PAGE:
Wednesday, December 10, 2014

Mikis and the Donkey by Bibi Dumon Tak

This is a quiet book that paints a picture of a young boy living in a Greek village who falls in love with his grandfather's newly purchased donkey. While the grandparents mean to use the donkey for working the farm, the boy treats it like a pet and takes great responsibility in its welfare. The grandfather laughs at Mikis sentimentality at first and treats him like a child. Later he gives him more and more responsibility in caring for the donkey because he cares so much for the animal. When the grandfather overworks the donkey the boy gets upset and brings it to the doctor for healing. He teaches the grandfather how to care for it and even convinces him to build a brand-new deluxe stable for it. When the boy dreams of owning a donkey farm, the grandfather is no longer laughing but helping him pursue his career.

Mikis age is never determined but he and his grandfather have differences that can occur between generations. At first the grandfather laughs at the boy who claims the donkey chose its name, but later grows to respect how he treats and cares for the donkey. He no longer looks at it as an animal that he can do whatever he wants to, but one that he needs to not abuse. Working animals that are used to perform human tasks can oftentimes be cruelly treated and the author actually wrote this book while staying on a donkey refuge on the Corfu Greek island. In the author's note he says that the name of the donkey is after the first one retired or rescued after becoming lame from overworked conditions.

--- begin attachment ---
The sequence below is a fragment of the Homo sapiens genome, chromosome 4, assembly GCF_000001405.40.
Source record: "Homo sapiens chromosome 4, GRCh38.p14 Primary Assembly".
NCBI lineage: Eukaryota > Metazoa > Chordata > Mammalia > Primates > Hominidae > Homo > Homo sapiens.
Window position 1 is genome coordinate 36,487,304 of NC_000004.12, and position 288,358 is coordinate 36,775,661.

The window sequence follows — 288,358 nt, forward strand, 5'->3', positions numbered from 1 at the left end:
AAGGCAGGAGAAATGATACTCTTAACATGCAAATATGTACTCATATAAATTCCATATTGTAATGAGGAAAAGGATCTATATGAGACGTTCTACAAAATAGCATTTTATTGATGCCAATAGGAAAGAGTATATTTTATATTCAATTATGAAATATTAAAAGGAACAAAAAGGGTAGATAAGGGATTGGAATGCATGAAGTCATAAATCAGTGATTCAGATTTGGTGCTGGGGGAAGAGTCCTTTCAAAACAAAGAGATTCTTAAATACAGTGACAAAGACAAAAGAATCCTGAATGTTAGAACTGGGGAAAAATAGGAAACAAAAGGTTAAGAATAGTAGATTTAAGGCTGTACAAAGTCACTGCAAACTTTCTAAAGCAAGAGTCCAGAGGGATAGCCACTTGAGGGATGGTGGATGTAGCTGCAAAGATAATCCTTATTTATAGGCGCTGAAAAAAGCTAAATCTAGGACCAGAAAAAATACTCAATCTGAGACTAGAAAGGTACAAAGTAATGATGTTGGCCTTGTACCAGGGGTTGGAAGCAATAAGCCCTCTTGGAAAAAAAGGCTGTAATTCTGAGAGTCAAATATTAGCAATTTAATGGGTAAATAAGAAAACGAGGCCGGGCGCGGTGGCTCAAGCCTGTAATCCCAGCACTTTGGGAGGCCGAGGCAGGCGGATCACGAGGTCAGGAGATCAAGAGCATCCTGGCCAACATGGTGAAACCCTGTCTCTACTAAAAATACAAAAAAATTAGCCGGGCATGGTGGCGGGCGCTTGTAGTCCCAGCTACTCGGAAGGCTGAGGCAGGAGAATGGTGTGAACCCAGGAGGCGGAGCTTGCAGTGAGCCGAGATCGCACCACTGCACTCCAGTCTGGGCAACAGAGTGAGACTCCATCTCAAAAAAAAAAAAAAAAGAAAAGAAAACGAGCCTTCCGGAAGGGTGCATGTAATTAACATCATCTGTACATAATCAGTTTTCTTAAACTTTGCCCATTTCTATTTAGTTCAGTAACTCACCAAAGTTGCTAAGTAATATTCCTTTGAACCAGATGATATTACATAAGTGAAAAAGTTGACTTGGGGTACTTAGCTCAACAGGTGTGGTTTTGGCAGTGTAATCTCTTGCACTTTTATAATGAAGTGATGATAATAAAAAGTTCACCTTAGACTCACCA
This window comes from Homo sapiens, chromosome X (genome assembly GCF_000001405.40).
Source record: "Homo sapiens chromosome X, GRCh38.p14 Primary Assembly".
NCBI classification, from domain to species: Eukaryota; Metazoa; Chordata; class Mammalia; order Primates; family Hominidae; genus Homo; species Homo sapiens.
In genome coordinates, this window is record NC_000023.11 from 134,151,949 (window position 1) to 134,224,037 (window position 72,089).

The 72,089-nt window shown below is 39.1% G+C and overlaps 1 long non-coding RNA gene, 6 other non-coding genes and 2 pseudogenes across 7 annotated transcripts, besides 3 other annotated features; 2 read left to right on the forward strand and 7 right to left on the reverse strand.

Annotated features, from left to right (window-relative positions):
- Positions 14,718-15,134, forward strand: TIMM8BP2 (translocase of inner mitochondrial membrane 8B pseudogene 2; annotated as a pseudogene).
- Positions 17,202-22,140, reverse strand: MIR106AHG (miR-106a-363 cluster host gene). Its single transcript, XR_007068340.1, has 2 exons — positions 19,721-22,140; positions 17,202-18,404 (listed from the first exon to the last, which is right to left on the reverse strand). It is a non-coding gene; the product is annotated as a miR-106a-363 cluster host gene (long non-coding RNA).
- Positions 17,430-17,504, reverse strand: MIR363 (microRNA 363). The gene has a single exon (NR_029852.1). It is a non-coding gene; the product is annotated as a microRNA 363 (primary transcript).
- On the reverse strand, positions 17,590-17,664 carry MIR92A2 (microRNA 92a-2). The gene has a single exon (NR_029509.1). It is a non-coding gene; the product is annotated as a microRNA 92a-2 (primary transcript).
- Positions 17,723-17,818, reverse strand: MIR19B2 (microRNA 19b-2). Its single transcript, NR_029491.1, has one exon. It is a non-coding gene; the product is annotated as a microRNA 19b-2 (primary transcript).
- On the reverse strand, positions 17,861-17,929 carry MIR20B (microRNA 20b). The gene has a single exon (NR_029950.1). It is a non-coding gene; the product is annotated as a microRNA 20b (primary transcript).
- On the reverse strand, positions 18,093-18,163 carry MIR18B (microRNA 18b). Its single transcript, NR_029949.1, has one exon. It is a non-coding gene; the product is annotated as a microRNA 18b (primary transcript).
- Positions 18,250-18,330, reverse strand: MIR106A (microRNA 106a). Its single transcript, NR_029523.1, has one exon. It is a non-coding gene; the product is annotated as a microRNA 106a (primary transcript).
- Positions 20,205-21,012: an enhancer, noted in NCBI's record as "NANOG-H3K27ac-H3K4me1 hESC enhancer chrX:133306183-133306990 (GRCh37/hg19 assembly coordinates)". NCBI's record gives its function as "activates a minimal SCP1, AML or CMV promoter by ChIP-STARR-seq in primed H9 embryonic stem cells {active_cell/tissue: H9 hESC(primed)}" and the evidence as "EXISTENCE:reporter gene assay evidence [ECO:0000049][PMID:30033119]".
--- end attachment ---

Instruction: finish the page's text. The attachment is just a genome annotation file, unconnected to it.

There is not much character development and the illustrations are in black and white aiding the reader in visualizing the looks of a Greek village. The steep climbs, tiled roofs, and narrow streets with the Mediterranean Sea as the backdrop add to the flavor of Mikis life. A subplot hints at Mikis' teacher's romance with another man and Mikis romantic feelings for Elena, a girl in his class.  I finished this transitional reader in about 30 minutes. While it was sweet, I think it will absorb into the quicksand part of my books-I-can't-remember brain.

3 Smileys

No comments:

Post a Comment